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ASIO has kept a file on Frank Moorhouse since he was 17. Frank has decided it is time to report on ASIO.

ASIO has kept a file on Frank Moorhouse since he was seventeen. Now Frank has decided it is time to report on ASIO.

This year ASIO has extended its surveillance powers, made the issuing of warrants easier and limited the freedom of journalists. At a time when the government has raised the terrorist alert level to ‘high’ we are facing the question of what degree of terrorist threat we are prepared to endure so as to retain freedoms of expression and what might loosely be called the ‘traditional privacies’.

The paradox is an old one: is a secret agency needed for our safety as a democracy? If so, how does a democracy manage a secret agency without losing control of it? What constitutes an offence against national security? And what are we to make of WikiLeaks and socially conscious hackers and whistleblowers?

Do we need a renewal of the bargain between the citizen and the secret agencies, as unreliable as it may be, as we all go into the glare and the maze of controlled and uncontrollable data collection and its consequences?We are entering a new era, where nothing can be assumed to be private, especially at the governmental level.

More than ever before, our future is unforeseeable, but if in the unforeseeable we see a glimmer of dangerous things, perhaps we should remember that positive things can also be unforeseeable.


Australia under Surveillance, is a rare work of non-fiction, wrapping a critique of censorship and anti-terrorism laws in a passionate defence of democratic freedoms during a time of religious-inspired terrorism.

Linda Morris, The Sydney Morning Herald

Moorhouse calls for a new compact between ASIO and Australian society. In doing so, he explores issues of privacy, freedom of expression, censorship and what he terms “civic dignity”. It is at once respectful of ASIO’s successes and critical of its transgressions. He describes ASIO as: … sometimes getting it wrong with potentially disastrous effects, and sometimes saving Australian lives. Australians Under Surveillance deserves to be widely read, and its ideas carefully considered.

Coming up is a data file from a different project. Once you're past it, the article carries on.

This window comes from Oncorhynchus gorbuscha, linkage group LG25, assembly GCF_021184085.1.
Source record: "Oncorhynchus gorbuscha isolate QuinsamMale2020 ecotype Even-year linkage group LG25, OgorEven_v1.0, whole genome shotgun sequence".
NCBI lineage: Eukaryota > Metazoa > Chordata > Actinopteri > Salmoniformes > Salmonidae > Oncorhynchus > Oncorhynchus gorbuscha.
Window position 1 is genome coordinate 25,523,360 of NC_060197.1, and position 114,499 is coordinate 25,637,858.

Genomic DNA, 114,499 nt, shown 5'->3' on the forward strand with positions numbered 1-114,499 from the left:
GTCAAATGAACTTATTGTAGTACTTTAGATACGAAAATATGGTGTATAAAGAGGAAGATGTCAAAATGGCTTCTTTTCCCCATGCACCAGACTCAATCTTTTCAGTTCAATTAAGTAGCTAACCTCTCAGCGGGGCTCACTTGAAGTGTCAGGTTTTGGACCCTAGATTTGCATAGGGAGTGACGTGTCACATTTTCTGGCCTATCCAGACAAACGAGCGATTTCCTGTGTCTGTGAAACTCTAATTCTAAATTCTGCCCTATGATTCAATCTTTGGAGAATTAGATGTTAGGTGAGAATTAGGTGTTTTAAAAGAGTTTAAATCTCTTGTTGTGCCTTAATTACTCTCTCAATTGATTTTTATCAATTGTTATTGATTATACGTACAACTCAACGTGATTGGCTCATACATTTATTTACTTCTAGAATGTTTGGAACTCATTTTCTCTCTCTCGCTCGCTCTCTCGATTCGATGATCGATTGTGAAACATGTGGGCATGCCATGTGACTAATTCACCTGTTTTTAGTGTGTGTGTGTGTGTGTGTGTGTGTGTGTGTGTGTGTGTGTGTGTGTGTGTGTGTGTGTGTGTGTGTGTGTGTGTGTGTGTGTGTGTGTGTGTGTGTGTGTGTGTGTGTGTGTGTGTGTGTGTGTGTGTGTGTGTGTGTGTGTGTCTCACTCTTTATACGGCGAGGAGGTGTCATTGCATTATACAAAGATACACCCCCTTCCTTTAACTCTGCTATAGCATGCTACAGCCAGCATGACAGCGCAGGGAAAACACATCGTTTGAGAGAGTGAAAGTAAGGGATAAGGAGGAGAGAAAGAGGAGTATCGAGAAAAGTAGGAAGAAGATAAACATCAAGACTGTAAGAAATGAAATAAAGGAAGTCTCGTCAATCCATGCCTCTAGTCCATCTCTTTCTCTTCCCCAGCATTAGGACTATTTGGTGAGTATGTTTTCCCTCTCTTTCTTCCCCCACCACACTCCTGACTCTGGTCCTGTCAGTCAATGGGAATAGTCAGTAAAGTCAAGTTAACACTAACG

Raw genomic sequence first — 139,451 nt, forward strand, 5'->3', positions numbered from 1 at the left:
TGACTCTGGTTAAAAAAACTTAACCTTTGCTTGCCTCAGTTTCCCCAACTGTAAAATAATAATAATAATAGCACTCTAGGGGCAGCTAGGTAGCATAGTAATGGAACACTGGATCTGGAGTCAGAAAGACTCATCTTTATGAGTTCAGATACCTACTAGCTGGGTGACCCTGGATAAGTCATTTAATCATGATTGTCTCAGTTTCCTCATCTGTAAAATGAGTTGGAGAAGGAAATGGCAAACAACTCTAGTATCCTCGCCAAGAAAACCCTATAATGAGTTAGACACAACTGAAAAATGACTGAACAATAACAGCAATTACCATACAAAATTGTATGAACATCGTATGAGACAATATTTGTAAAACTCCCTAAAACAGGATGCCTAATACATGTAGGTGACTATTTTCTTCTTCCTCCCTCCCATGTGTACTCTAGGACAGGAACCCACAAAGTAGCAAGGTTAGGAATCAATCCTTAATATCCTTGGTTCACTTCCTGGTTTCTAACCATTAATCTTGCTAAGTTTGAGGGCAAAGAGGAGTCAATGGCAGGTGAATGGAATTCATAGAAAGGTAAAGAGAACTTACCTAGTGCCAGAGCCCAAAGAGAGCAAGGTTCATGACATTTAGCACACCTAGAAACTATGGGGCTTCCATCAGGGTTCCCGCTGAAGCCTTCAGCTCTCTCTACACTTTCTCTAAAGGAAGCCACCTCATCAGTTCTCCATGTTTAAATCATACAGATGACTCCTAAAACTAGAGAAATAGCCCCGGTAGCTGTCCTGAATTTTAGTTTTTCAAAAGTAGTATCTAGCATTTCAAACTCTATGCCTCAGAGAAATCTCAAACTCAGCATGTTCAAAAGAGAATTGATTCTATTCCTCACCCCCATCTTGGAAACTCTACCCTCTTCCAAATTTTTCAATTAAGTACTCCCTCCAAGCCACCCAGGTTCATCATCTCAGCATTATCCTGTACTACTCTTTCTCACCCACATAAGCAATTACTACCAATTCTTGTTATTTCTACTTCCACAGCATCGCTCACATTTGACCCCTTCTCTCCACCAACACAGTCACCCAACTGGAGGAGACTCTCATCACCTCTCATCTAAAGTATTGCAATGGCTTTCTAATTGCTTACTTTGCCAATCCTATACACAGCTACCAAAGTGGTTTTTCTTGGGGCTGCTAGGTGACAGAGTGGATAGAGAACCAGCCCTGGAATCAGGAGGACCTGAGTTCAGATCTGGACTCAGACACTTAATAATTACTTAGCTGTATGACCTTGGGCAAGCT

Lachlan Clohesy, The Conversation

This book is a timely reminder that Frank Moorhouse is one of our finest political writers. Ostensibly an investigation into ASIO, Moorhouse takes a step back from the news headlines to offer a ‘‘contemplative look at the serious changes and patterns in Australian law and political thinking following the great extensions of ASIO’s powers’’ as part of the ‘‘war on terror’’. At the heart of this book is what Moorhouse calls the Dark Conundrum: the accepted need to strike a balance between national security and civil liberty, between the national interest and a citizen’s rights and freedoms. It is the role of writers, journalists and intellectuals to raise these concerns, Moorhouse argues, and to keep them open to the public mind. ‘‘It is my basic tenet,’’ Moorhouse writes, ‘‘that the more we know about the human condition — and each other — the smarter and safer the species will be.’’ To that end, this book is a pretty good place to start.

Matthew Lamb, The Australian

Moorhouse burrows into his Conundrum, wandering down the dark passageways of his personal predilections: censorship, the politics of sexual preference, the French Revolution, nihilism, the human condition and more.

Alison Broinowski, Canberra Times

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Formats & editions

  • Trade Paperback


    December 1, 2014

    Vintage Australia

    320 pages

    RRP $32.99

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  • EBook


    December 1, 2014

    Random House Australia

    320 pages

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